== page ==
Why Does My Cat Bite Me? – Pet's Satisfaction


Why Does My Cat Bite Me?

White kitten biting her mother cat

Cats are exploring their surroundings by mouthing (Why Does My Cat Lick Me?) or pawing them.
Therefore biting is totally usual for kittens and mostly a learning experience.

Although cats usually have a reason for chomping on you, there are methods to teach your cat to paw you softly without the use of any claws instead of making you bleed by biting or scratching you.

Why Do Cats Bite Us?

Cats are predators and therefore need stimulation that at least simulates killing by pouncing or biting something.
Therefore you should make sure early on that your kitten trains her "killing moves" on something other than your hand or foot.

If a feline is biting a person, the reasons can be very different depending on whether it's a cat or a young kitten.
Kittens usually have trouble socializing when biting but for adult cats, there may be different reasons.

To be able to stop or at least reduce the biting, it's important to distinguish between these several cases.

For kittens, it is important to learn how to behave well by interacting with other kittens or their own mother.
It isn't unusual that young cats switch homes before having learned these necessary lessons.

You should start training your cat as soon as you get her.
Kittens don't know that they hurt you by scratching or biting you and as there is no mother kitten around anymore, it's you - the human cat parent - who has to teach good manners to her.

Mouthing and biting can be very versatile in their meanings of communication.
Next to exploring their environment, kittens may also use biting to express their needs or simply because they began to teeth.

For adult cats, the reasons differ rather heavily from those for kittens.
They could bite because they feel threatened or to demonstrate their dominance.
This might be a possibility if the cat doesn't back down after having bitten.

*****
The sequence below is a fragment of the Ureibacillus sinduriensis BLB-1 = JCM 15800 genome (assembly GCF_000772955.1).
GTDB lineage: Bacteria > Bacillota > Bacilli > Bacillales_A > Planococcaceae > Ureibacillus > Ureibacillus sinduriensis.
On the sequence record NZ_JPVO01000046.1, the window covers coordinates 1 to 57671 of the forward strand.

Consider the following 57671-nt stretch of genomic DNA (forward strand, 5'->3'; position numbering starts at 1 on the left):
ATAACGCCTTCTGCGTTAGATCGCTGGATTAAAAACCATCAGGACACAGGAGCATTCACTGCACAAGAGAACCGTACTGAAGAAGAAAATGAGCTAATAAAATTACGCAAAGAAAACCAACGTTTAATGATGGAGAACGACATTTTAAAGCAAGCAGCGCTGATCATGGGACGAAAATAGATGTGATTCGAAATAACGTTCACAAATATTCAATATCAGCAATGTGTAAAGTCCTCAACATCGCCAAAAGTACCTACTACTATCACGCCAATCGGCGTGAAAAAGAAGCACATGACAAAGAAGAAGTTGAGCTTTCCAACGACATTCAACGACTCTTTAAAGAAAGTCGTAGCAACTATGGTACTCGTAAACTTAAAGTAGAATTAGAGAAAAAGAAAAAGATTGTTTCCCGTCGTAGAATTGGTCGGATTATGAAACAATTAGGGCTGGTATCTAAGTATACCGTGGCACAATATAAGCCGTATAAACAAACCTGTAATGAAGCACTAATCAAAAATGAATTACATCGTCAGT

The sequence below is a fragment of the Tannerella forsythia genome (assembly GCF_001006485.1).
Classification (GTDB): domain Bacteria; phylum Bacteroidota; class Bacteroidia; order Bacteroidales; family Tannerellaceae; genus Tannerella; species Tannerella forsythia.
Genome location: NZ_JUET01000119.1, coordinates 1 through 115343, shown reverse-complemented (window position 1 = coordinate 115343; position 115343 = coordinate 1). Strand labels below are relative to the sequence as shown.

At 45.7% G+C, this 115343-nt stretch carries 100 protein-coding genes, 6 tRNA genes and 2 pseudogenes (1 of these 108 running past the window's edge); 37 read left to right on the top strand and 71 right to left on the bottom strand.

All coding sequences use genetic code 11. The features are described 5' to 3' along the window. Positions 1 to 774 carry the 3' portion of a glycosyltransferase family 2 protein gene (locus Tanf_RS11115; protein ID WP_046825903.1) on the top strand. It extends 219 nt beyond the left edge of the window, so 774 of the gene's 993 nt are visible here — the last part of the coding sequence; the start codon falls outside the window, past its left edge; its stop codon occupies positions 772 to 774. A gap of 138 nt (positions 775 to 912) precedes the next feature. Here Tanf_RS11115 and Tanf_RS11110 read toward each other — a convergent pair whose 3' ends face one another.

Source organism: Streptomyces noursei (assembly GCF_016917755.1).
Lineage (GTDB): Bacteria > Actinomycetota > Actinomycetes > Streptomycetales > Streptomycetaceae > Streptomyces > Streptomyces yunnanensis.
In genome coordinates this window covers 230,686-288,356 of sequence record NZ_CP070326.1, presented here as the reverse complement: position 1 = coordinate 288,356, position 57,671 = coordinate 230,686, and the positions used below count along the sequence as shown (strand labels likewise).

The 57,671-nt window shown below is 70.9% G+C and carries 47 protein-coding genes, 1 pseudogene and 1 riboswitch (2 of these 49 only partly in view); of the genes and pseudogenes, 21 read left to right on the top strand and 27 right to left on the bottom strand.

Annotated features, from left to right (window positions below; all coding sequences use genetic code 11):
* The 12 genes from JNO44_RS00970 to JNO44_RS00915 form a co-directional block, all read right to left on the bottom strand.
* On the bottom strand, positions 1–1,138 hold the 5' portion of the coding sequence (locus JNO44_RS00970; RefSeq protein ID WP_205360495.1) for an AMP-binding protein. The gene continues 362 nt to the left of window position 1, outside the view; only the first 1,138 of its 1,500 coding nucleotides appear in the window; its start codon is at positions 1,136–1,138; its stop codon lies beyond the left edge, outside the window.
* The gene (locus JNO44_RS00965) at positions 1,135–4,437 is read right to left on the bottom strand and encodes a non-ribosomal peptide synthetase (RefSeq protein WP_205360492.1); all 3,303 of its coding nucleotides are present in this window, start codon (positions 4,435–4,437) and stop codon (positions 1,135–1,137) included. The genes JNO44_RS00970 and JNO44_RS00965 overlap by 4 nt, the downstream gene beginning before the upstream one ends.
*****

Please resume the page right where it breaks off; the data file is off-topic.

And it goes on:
Adult felines could also use biting to make a person stop an undesirable activity such as nail trimming or washing.
If the action had stopped in the past due to biting, the cat has learned that this works and will continue to bite whenever she doesn't want the human to do something.

There are cats that bite instead of meow if they want attention.
This could be the case if your cat nips you and then tries to show you what she wants by - for example - leading you to her favorite toy.

It's also possible that your adult cat is in serious pain and has a tooth or backache and tries to communicate it to you by her bites.
If you think this might be the case, immediately see a veterinarian for your furry friend's sake.

Redirected aggression is another potential cause to keep in mind.
This cannot only happen for humans when they had a bad day at work for example and start yelling at someone completely uninvolved, but also for cats.
Your cat might've seen another cat through the window playing outside, which can be really upsetting for her and then bite you.

Owners that experience this, call it "biting out of the blue" and if you think your cat has no reason to act aggressively, think about whether she could've been annoyed by something in the recent past.

Gray Cat Bites Fidget Spinner

How to Make Your Cat Stop Biting

It is not possible to make your cat not bite ever again, but there are methods to curb the biting.
But you should make sure that your cat has a daily outlet for her aggressions for at least ten minutes where she can "kill" a feather or something similar.

To train your cat properly, it's important to consider the age of your cat and why she's biting: whether she bites to assert dominance or to communicate.

First, you should tell your family and visitors how to react to different behaviors of your cat so that your cat doesn't become confused by mixed responses.
Consistency is the key to teaching your cat proper manners.

Second, you have to teach your cat that your hands are no toys and therefore never allow her to play with your bare hands.
By letting your kitten play with your hands and fingers, you're habituating her to undesired and likely risky behavior. 

Always having an appropriate and even rewarding toy for the cat to play with is ideal.
Most cats love plush animals and there should be several different toys for the cat to play with so she doesn't become bored.